A few months ago we reviewed some of the Arc’teryx’s commuter line of clothing and loved it. The brand is best known for its technical outdoor gear, and generally most items made for outdoor adventuring work great for cycling. With that in mind we thought it would be a good idea to try out some of the other items for use on a bike around London and see if they worked out well too.
The perfect opportunity arose when we got tipped off to a new lightweight insulated jacket and managed to get our hands on one prior to its launch to see if it is really as suited to cycling in a London winter as it seems to be.
What is it?
Arc’teryx have had the Atom line out for a while, but even the least insulated jacket was still intended for colder climates than we usually get in London, particularly when exercising. There are of course days when its really freezing, but for the most part, lighter layers are best. The new lightweight Atom SL is more suitable.
It has a very thin layer of synthetic insulation in the front and back of the body, mesh lined sleeves and stretchy fleece panels. The outer fabric, other than the stretchy panels, is wind proof and water repellent. There is a thin hood made of just the wind proof fabric. The women’s medium we tried weighed only 235 g’s.
The cuffs are shaped so they dip over the top of your hands. The fleece material extends all the way down the arm, so the cuffs are tight enough to not let too much air up them, whilst still venting excess heat out and not being constrictive. The jacket is quite long, coming down to at least hip length. The back is slightly scooped and has a drawcord in it to tighten it.
On a bike?
Even though this isn’t a jacket made specifically for riding a bike, it shares a couple of the features of a cycling jacket – longer, shaped sleeves and a lowered back. The hood is also very thin and pulls into the head well, so you could easily have it under a helmet. Or, you can tuck it under some rucksack straps or the collar if you want to keep it out of the way.
The wind proof fabric and stretchy panels are perfect materials to have on a bike. There is enough stretch that you don’t feel restricted at all, but you also don’t get chilled in the near constant wind we seem to be experiencing this winter. The stretchy panels are not wind proof, but are positioned so they don’t really catch any direct wind. Therefore, they can act as a heat release if you do work up some warmth, but they don’t make you cold.
The jacket comes in a good range of colours available so you can have bright or stealth, depending on how you feel about your cycling clothing. The logo on the chest is reflective, but it is quite small, so doesn’t really stand out or increase visibility.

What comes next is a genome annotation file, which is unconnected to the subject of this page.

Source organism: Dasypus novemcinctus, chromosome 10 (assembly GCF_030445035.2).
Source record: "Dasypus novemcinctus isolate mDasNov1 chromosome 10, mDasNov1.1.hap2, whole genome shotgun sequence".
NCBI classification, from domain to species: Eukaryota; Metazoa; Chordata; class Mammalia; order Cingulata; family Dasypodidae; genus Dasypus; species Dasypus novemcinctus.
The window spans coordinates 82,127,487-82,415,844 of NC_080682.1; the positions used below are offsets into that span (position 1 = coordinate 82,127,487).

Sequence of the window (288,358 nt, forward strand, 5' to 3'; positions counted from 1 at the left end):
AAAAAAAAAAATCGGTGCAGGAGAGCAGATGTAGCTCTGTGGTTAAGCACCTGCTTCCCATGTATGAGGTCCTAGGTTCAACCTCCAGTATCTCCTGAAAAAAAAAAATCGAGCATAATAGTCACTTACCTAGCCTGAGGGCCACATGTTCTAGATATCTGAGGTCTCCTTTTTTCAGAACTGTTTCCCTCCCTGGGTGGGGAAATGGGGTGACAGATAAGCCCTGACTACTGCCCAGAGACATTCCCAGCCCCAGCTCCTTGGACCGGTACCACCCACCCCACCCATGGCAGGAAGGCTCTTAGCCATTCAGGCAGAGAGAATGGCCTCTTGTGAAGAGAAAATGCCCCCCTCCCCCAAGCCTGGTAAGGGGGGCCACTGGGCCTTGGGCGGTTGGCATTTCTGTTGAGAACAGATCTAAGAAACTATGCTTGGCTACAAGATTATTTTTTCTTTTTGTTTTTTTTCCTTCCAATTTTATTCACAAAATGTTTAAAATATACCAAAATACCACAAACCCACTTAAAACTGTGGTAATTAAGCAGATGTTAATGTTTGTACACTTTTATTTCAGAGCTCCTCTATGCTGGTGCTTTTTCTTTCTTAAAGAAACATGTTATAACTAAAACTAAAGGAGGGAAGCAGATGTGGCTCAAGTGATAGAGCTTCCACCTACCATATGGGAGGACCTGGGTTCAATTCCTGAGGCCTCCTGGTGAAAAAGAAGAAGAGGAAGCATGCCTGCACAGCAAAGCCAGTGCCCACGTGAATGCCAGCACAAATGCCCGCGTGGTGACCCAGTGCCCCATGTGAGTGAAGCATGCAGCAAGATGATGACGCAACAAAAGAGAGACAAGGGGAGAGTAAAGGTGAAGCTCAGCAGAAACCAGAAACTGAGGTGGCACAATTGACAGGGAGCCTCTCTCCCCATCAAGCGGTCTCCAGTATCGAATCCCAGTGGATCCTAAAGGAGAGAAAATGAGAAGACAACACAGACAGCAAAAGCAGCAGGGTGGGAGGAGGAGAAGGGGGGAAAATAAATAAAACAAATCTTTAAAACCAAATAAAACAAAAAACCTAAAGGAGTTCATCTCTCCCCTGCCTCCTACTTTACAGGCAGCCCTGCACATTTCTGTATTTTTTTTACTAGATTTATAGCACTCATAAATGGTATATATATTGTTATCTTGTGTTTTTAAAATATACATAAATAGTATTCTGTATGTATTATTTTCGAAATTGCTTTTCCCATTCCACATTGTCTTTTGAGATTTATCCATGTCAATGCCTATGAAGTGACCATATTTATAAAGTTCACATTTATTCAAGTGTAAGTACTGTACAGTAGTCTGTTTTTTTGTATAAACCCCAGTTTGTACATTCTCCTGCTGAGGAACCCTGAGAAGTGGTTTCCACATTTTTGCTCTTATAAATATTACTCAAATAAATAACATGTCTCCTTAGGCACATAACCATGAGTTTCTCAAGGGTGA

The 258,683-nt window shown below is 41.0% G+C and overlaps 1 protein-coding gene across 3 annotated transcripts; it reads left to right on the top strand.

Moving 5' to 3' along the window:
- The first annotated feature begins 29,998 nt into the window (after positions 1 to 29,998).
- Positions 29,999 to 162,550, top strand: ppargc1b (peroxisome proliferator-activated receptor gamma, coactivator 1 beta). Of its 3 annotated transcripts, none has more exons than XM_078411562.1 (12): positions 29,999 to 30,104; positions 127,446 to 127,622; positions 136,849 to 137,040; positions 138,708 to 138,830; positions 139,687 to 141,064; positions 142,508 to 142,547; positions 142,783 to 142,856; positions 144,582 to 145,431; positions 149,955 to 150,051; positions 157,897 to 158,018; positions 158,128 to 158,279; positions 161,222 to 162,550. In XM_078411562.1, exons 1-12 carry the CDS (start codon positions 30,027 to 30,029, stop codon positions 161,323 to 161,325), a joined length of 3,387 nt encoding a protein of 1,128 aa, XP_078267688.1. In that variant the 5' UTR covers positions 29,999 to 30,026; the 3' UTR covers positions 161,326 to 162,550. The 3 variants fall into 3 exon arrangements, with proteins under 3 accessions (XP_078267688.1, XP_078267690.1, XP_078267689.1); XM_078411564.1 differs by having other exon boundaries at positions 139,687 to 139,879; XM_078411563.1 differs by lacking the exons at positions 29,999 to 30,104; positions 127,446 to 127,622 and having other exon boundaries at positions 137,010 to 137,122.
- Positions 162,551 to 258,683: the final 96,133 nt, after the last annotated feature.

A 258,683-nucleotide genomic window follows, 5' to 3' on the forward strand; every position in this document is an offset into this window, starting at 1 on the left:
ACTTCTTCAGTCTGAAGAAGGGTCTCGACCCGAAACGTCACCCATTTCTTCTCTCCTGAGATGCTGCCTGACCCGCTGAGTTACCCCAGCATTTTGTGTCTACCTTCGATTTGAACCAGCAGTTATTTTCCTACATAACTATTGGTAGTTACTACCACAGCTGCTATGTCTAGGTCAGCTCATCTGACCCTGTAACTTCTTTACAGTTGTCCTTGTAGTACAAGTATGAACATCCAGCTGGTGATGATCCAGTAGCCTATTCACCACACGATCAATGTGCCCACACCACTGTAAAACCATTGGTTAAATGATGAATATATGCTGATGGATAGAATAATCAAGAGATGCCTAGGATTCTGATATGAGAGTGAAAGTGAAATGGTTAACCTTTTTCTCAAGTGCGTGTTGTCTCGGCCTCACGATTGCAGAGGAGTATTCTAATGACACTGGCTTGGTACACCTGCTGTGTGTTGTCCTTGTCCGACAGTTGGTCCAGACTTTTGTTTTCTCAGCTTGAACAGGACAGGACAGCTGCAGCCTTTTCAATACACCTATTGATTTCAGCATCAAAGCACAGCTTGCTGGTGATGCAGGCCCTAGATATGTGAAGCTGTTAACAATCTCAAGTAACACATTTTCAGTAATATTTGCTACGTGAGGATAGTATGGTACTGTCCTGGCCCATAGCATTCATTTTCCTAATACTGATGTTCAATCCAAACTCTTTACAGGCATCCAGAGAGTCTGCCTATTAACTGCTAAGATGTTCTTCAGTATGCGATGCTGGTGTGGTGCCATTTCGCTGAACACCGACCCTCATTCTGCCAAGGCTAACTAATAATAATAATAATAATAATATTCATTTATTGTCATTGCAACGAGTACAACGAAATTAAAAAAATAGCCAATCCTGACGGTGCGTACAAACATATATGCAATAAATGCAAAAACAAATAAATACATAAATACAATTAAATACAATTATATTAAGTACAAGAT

I have found this jacket to be really comfortable in a wider range of temperatures than I expected. I get quite hot when I cycle at any kind of speed or effort and so tend to stick to really thin layers in the winter, preferring to be cold at the beginning that sweltering later. With this jacket, I can be warm when I start out, but it breaths so well that I don’t end up over heating when I have been riding a while.
When it was really cold a few weeks ago and hovering only just above freezing, I was still fine in this jacket with a good merino base layer underneath. When I stopped I just threw a thicker insulating layer over the top. The Atom SL is also, of course, a great jacket for wearing around town. Admittedly mine was a not so subtle bright yellow, but I still found it great for wearing with a thin top underneath above 10°c, or with a merino layer below that.
The length is great on a bike, it doesn’t ride up at all when stretched out on the drops on my tourer. The sleeves are also long enough. In terms of the hood, I don’t really like wearing one on my bike, I find it somewhat disorientating. However, in the interests of good journalism, I tried it out for you good people. The hood on this jacket is the best fitting hood I have ever tried. The elastic to tighten it fits around my head perfectly and the thin fabric conforms well. As it is thin it does not block sound, but it is still very windproof and does offer a surprising amount of warmth.
I can’t really find much wrong with this jacket. The one thing I have found somewhat irritating is the pockets. They are in front of the insulation, so there is only a thin outer layer of fabric over them. Therefore, they do not function very well as hand warmers should you forget your gloves.
The other slight problem is that with the lighter colour fabrics, the pockets are basically see-through. This has been oddly irritating when taking the tube or overground as it is really obvious that my brightly coloured debit card is in my pocket. I prefer to keep it in my pocket for easy access, particularly when toting my Brompton, but I don’t really want it to be obvious.
At £170 the Atom SL falls well inline with insulated offerings from other premium brands, or in fact slightly cheaper. Arc’teryx clothing is so well made that the cost, if within your range, is totally worth it. I have worn this jacket almost every day since I got it, primarily for bike riding, but also for general around town wandering. The jacket is so light and small that I can easily put it in my bag making it perfect for warmer weather when a jacket is not needed straight away but may be desirable later.
Even though it is not a cycling specific jacket, it works perfectly well on a bike, probably due to its general active cut and materials. If you are in the market for a great spring cycling jacket, summer end of ride coverup and just about everything in-between, then the Atom SL is definitely worth checking out.
Arc’teryx Atom SL – available in men’s and women’s for £170 from arcteryx.com
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As seen on The Guardian, BBC and The Independent.